What I remember

was four. It was the middle of the day. My mother had just taken a shower. Her hair was wrapped in a towel. I want to say that it was maroon.

            The pediatrician came to the house. I opened the door. I liked him. His name was Dr. Gleason. I was surprised to see him at outside his office. I think he shook my hand.

            He said something to my mother in a low voice. She dropped her head to her hands and started to cry.

            I followed the doctor into the kitchen, where he called my dad at work. I asked him what had happened. He squatted down to my level and told me that my brother had gone to sleep for a long, long time. I asked him when he was going to wake up. He said in a long, long time. I don’t know what I already knew about death, but I was scared to go to sleep for months afterwards.

            I looked out the window and saw my father parking our car in front of the house.  It was a black sedan, with a rounded top that looked like a beetle. It was the house on Mason Lane, before we moved into junior faculty housing.

            When my father came in, the doctor spoke to him. My father put his head in his hands. The doctor joked with me, and then left. I stood for a long time between my parents, both of whom had their heads in their hands. My mother’s hair was still wrapped in the towel.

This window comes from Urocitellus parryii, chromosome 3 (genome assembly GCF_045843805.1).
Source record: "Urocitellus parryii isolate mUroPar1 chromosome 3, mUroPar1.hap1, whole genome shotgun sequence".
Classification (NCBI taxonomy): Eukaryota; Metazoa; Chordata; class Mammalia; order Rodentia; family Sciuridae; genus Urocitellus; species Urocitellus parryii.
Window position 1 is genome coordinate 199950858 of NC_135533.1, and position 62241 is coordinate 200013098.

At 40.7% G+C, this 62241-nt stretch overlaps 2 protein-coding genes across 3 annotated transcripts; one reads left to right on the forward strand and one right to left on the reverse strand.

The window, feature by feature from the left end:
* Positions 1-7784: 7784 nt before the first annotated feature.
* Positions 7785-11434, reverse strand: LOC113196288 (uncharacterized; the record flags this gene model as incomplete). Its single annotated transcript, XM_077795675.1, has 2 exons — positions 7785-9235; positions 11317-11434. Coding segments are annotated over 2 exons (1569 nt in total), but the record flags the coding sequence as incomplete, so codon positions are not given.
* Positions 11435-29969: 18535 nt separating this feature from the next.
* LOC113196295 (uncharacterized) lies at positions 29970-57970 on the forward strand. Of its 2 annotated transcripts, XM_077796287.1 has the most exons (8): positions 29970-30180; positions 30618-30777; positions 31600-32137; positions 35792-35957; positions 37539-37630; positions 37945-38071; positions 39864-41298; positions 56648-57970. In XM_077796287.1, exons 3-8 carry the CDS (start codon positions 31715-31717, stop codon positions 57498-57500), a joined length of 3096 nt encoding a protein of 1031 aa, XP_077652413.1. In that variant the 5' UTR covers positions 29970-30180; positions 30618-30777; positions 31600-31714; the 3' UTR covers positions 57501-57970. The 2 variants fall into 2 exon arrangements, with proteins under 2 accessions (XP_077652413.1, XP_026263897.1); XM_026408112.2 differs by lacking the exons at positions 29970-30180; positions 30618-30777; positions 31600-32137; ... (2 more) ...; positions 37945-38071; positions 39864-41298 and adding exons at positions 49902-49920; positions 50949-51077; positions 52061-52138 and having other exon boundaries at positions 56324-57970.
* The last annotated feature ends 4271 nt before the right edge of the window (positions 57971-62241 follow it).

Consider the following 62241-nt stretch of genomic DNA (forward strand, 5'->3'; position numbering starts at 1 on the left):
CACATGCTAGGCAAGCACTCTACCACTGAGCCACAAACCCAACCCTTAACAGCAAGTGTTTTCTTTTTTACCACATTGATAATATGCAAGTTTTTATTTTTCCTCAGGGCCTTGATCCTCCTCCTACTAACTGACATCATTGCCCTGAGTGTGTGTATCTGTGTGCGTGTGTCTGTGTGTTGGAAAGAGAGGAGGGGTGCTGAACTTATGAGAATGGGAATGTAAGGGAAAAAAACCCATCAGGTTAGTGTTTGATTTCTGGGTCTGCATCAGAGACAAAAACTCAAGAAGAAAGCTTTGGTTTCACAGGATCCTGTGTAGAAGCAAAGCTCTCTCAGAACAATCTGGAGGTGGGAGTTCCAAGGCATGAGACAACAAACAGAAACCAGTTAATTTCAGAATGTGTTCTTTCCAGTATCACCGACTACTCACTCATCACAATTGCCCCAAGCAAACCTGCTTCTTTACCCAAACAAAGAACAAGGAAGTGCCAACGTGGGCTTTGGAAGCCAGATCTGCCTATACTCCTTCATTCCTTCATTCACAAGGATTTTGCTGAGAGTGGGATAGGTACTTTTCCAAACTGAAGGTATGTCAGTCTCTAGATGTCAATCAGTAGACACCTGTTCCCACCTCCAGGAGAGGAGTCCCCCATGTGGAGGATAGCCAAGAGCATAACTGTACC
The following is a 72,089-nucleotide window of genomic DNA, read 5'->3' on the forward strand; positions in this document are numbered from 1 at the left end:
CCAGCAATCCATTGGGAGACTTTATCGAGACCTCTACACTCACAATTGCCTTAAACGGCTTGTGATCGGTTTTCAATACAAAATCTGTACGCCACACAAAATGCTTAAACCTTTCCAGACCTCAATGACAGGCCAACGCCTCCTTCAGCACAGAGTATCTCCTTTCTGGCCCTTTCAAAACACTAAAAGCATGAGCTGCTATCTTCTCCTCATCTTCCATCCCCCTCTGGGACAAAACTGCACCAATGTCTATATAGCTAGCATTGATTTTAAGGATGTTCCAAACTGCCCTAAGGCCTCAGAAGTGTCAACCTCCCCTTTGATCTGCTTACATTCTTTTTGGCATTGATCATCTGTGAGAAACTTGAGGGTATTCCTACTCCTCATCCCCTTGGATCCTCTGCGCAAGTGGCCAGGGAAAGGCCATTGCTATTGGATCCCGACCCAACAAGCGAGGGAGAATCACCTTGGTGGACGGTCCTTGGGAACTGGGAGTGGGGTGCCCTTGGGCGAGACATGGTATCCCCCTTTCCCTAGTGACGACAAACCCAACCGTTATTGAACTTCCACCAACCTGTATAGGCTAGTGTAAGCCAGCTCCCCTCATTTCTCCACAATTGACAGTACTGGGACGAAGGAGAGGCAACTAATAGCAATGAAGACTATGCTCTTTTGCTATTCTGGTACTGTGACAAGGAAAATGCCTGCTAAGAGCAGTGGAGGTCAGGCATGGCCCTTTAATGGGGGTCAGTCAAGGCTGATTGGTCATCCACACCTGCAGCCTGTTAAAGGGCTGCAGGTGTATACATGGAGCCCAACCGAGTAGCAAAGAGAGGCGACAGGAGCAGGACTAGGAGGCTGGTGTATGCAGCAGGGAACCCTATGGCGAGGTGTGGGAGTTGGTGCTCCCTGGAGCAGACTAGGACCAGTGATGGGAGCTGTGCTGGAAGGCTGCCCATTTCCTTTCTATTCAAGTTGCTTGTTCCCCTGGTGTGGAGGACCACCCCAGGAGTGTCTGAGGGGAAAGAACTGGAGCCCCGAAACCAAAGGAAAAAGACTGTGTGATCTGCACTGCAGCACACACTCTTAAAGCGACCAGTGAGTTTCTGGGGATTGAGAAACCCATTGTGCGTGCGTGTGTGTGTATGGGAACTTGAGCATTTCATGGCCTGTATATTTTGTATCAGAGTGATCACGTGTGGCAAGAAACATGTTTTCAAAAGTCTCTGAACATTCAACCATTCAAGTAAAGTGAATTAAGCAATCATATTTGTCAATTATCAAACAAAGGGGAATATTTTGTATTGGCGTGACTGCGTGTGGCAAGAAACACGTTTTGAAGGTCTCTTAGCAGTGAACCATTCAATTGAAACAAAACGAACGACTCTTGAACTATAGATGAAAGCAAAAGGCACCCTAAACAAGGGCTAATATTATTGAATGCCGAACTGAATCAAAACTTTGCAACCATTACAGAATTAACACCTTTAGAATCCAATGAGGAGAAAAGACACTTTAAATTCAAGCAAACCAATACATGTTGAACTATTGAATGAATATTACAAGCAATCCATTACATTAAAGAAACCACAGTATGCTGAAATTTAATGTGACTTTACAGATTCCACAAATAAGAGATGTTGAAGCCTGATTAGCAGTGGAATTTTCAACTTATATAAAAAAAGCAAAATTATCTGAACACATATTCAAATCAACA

I knew that Kenny had gotten sick and was in the hospital. I didn’t know that he was developmentally delayed, only that he was my sweet baby brother who laughed a lot, a big, bubbly, drooling laugh. Not too long before, I had been jumping up and down on the bed. Every time I landed, he would bounce a little bit beside me, and he laughed and laughed. Then I fell, BAM!, to the ground, and my nose was broken, and I was bleeding, and Kenny kept on laughing.

            I don’t remember the days immediately following his death, what I did, what my parents told me. There was a memorial service, presided over by my best friend’s father, who was a minister, at a church we did not attend. My father did not believe in religion; he was a scientist, he said, and required empirical evidence. I wore an itchy dress, and fidgeted in the pew beside my mother. I don’t remember what my best friend’s father said, or what we did after. I don’t remember my parents ever talking to me about Kenny after that, though perhaps they did.

            He was my constant companion, and my brother. There are pictures of us in a sandbox together, in a tub, on a couch. He is always smiling. What did I feel when he was suddenly gone? How does a four-year-old grieve? How does she make sense of death? This I do not remember.